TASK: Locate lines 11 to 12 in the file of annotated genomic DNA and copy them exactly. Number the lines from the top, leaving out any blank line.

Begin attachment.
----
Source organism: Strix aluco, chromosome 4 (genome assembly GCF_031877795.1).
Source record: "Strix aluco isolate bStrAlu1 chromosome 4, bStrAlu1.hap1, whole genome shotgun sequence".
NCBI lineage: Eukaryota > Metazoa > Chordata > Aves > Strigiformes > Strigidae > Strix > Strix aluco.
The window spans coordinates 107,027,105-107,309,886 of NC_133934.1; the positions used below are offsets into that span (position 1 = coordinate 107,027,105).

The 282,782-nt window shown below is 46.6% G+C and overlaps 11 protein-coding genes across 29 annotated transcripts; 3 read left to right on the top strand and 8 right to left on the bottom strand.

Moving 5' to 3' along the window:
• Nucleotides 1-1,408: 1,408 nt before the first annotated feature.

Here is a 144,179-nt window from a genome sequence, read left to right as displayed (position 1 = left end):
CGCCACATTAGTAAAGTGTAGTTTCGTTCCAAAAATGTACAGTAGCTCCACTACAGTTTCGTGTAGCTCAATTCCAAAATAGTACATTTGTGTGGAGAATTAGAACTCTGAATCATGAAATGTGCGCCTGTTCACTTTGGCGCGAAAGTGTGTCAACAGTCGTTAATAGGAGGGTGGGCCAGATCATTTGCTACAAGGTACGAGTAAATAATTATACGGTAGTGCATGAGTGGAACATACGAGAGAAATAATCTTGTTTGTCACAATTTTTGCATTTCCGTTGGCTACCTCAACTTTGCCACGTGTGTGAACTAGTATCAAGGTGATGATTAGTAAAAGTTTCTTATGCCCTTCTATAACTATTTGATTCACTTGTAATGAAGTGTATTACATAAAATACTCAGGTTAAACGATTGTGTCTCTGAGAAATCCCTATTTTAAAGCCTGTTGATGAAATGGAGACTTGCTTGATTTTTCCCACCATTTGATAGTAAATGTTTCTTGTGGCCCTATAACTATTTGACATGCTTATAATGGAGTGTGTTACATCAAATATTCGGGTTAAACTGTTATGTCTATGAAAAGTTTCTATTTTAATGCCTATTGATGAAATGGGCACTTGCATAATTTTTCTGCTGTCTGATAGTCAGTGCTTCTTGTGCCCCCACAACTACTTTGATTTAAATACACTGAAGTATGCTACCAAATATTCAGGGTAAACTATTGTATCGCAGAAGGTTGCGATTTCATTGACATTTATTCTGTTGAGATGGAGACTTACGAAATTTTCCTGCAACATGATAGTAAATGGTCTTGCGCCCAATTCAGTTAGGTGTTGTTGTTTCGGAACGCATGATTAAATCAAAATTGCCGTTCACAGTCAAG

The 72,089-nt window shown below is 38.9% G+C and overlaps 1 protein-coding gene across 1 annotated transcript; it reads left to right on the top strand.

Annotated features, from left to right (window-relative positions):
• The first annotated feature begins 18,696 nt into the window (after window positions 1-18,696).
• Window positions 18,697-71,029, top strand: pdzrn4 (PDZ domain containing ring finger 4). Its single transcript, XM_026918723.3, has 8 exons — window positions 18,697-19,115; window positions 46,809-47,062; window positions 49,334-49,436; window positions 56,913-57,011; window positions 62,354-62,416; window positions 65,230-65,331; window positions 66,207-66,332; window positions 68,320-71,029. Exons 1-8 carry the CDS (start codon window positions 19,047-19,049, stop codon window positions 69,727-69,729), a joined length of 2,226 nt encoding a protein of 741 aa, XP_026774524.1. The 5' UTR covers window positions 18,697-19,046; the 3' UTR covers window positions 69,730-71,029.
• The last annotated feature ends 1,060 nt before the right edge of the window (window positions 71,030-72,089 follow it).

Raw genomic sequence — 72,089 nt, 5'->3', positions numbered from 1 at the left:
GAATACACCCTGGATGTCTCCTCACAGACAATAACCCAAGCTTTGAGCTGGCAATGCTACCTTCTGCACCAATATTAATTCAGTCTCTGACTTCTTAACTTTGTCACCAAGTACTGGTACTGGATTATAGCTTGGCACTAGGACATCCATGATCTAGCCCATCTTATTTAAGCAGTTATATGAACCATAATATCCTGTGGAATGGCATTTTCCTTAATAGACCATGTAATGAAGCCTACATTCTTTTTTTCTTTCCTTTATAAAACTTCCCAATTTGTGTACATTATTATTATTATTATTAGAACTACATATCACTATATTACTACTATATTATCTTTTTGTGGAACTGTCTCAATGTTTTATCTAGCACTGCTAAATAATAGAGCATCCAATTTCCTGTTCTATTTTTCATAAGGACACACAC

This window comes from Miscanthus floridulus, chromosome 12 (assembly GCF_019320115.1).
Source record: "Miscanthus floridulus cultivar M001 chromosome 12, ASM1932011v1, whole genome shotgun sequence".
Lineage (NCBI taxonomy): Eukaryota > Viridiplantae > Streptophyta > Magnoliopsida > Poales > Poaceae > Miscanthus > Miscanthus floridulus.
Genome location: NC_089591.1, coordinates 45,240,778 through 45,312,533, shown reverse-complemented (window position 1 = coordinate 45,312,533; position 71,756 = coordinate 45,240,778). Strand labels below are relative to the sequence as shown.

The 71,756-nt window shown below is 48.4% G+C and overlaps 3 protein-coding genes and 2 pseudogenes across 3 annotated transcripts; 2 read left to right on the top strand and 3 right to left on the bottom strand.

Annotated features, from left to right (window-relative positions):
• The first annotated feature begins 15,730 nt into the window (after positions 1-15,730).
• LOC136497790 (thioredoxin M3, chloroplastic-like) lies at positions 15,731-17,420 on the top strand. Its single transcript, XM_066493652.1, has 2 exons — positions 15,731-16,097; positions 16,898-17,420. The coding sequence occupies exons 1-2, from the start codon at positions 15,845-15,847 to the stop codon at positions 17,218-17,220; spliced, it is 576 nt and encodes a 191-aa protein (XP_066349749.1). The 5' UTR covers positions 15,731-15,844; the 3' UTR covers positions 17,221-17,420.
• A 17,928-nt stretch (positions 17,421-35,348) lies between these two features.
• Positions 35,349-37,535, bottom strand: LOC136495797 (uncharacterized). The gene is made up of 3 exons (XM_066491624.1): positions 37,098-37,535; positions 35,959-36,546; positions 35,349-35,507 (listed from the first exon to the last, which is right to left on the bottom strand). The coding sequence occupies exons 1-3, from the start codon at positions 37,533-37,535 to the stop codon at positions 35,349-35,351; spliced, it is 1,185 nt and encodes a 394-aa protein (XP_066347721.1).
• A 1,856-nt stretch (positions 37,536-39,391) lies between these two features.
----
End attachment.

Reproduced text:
Annotated features, from left to right (window-relative positions):
• The first annotated feature begins 18,696 nt into the window (after window positions 1-18,696).